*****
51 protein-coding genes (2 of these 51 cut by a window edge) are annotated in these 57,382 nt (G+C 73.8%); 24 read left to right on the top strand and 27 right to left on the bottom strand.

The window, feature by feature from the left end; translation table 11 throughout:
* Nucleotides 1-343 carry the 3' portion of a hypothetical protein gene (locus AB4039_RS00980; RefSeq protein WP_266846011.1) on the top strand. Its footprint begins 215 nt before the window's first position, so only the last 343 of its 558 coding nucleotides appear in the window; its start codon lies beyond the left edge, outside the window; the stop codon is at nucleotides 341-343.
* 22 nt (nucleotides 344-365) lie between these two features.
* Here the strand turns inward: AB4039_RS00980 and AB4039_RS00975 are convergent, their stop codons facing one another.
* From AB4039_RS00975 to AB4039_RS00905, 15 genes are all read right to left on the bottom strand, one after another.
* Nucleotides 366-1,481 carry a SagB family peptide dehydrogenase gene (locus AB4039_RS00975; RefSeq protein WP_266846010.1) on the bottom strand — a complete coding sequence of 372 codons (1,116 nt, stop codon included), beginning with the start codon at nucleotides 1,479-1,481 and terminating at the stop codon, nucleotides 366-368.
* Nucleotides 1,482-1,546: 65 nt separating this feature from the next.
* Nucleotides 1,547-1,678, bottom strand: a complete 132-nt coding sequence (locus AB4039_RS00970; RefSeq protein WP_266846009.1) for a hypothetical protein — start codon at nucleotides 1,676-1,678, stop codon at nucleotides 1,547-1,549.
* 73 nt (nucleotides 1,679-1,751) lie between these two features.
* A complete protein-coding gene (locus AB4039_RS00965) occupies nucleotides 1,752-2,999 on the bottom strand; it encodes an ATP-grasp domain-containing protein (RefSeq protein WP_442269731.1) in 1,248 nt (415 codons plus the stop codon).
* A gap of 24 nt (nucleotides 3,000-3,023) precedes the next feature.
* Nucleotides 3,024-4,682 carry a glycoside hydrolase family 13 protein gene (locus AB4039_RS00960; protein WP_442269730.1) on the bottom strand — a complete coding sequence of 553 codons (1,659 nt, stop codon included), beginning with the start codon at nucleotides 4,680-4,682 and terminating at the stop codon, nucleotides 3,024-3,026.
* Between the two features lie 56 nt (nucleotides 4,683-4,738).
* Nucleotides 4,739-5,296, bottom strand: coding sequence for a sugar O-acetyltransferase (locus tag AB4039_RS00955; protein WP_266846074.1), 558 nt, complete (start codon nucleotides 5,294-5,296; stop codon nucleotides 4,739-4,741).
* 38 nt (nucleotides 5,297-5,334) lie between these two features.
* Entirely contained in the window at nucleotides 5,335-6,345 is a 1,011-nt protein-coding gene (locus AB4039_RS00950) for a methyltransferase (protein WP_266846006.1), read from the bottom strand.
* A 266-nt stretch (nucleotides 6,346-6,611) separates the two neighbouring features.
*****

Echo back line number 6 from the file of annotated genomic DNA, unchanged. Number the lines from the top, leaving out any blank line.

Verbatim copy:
* From AB4039_RS00975 to AB4039_RS00905, 15 genes are all read right to left on the bottom strand, one after another.